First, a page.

Police Cameras Are Valuable... But Not If They Can Alter The Videos

from the trust-goes-out-the-window dept

We've talked plenty about the value of body cameras and dashcams for police -- in acting as a deterrent to bad behavior by police while supposedly acting as public servants. Of course, that only works if people trust the video not to be edited and doctored. This week there are all sorts of questions being raised about the arrest and hanging death of activist Sandra Bland in Texas. There are plenty of questions about why she was even arrested in the first place, and then plenty more about why she died (the police called it a suicide, which many who knew Bland find highly questionable).

In response to some of these concerns, the police released a 52 minute version of the dashcam video of her arrest -- though for some reason, the YouTube version has since been taken down. Perhaps it's because people watching the whole thing noticed a bunch of really sketchy problems with it that suggested the video had been edited, while the audio remained in tact. Ben Norton first posted the details of these, highlighting a bunch of weird artifacts like disappearing cars that magically reappear seconds later:
Or the tow truck driver who gets out of his truck, walks behind the car and out of frame... and then suddenly gets out of the truck again:
You can skip your "glitch in the Matrix" jokes. They've already been made. Plus, this is about someone who died.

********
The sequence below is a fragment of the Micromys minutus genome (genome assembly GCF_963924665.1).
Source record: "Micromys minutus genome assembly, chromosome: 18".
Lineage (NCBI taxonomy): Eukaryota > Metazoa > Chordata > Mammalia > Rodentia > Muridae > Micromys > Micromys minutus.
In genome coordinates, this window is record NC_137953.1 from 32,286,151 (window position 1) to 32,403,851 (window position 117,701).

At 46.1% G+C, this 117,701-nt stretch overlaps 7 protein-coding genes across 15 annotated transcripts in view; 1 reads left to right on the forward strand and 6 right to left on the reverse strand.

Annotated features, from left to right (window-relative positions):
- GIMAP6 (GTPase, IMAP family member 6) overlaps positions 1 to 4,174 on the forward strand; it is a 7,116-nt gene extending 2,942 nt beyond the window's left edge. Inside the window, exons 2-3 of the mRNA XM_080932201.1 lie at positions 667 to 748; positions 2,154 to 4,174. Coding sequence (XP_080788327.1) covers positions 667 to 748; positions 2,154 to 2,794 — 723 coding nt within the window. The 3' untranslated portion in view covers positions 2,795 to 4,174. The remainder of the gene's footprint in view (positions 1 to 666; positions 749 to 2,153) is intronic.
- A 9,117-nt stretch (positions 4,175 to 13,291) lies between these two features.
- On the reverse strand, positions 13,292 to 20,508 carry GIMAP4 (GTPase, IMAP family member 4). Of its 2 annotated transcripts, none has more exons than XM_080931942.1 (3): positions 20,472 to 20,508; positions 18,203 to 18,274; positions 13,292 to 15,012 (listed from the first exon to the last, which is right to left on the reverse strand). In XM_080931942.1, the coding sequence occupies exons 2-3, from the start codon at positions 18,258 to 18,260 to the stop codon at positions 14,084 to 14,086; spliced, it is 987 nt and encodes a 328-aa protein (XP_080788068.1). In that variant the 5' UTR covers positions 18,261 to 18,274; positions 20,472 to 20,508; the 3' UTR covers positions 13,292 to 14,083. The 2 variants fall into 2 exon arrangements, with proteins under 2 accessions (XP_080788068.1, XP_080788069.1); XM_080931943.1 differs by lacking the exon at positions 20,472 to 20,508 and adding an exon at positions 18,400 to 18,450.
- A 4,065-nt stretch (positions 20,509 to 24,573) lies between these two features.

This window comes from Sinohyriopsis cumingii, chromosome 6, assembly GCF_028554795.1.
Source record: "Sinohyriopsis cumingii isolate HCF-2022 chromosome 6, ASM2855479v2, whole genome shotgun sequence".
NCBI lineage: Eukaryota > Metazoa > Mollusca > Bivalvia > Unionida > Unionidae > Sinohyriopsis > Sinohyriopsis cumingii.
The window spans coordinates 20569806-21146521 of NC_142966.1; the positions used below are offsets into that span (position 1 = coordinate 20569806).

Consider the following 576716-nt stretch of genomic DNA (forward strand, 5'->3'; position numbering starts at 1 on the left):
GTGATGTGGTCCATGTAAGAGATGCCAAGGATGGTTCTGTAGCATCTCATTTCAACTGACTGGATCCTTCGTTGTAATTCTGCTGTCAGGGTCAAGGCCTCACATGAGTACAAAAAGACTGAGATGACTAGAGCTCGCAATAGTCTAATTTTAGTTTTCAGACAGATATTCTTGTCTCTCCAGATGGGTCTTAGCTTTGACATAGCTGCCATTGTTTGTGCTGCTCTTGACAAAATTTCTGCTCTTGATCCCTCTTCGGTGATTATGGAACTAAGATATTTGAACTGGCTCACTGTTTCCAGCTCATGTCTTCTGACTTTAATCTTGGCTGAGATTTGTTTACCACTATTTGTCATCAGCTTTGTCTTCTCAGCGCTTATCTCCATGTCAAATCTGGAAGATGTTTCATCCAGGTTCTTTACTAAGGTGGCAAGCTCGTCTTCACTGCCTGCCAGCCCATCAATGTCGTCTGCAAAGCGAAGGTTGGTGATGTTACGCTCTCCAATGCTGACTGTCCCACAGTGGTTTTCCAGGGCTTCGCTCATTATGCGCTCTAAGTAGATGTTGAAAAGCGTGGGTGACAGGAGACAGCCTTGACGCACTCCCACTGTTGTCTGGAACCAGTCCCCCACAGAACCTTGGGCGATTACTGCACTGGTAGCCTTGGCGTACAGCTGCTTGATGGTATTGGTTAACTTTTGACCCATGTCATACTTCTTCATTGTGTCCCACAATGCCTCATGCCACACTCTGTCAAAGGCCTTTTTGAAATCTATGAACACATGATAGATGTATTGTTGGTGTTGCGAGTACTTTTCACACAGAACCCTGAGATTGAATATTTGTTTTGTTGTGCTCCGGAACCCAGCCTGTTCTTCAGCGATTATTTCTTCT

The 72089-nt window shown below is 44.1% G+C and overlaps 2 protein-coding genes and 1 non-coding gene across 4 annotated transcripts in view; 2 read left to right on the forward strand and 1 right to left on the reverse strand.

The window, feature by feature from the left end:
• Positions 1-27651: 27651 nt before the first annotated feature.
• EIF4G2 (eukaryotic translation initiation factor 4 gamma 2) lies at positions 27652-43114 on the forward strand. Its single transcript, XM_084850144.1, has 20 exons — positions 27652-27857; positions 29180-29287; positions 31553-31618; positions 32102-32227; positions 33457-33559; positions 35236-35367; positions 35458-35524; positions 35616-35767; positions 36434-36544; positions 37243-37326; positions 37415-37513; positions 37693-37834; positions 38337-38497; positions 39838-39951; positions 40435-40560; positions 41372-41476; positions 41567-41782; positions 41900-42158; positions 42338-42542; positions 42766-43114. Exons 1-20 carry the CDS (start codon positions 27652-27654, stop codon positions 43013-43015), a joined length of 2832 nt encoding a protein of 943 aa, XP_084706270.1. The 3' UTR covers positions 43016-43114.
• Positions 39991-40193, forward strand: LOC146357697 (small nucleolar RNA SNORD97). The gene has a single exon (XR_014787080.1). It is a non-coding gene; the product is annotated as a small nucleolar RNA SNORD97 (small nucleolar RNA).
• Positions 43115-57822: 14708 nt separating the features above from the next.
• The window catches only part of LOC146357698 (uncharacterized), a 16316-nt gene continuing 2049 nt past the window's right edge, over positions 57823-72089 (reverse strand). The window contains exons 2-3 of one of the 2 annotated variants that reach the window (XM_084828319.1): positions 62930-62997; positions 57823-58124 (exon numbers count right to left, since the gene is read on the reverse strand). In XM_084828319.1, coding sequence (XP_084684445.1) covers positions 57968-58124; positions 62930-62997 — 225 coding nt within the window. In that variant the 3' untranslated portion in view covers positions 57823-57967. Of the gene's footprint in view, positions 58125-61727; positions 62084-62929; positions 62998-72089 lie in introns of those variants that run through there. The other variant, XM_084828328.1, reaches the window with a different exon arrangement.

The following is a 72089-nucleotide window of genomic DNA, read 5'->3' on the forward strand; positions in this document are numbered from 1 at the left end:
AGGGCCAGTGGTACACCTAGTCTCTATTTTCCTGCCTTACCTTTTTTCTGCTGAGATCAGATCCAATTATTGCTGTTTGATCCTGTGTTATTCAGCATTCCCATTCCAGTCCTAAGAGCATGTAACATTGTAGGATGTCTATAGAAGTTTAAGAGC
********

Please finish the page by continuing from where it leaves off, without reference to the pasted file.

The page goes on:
The Texas Dept. of Public Safety said it would look into the video problems, and officials have denied any edits and have said that they will re-upload the video (which likely explains why the original has now gone missing). It also seems worth noting that the timing of the edits doesn't make it look like anything important was edited out (it all happens after the arrest itself).

It's possible that there was just some sort of weird glitch with this footage, but it's a reminder that anything that calls into question the credibility and accuracy of these kinds of videos will only undermine the purpose of these videos. We've heard too many stories about how some of these cameras can be "turned off" or that police would have access to the coverage before it's released to the public. If officials want these systems to actually work, they have to be trustworthy on their own. While this is likely just going to turn out to be some sort of technical problem that will be fixed, with nothing nefarious at all, it still acts as a strong reminder for the need to make sure that this kind of footage is stored and released in a way that doesn't raise such questions.

Filed Under: accountability, dashcams, edits, police, police cameras, sandra bland, texas


Reader Comments

Subscribe: RSS

View by: Time | Thread


  • icon
    Ninja (profile), 22 Jul 2015 @ 11:39am

    The videos should be automatically encrypted and uploaded to a server upon reconnection at the Pd or something. Read only at all times after the initial recording is made even when encryption is raised unless the system has copies at other places which would allow it to be deleted from the body cam.

    reply to this | link to this | view in chronology ]

  • icon
    Ehud Gavron (profile), 22 Jul 2015 @ 11:45am

    Real video has time stamps

    Real law enforcement video (that can be used in court) has either a frame-counter (so every frame has an incrementing number) or a timestamp with fractional seconds so every frame has a different timestamp.

    This video doesn't. The video is clearly a composite (many different segments put together to make a longer product) sync'd with a soundtrack from a different video.

    There is *no way* this is anything other than intentional. The sheer number of decisions required to come up with this, let alone post it, is second only to a lane-changer embarrassed to death. Suicidal death.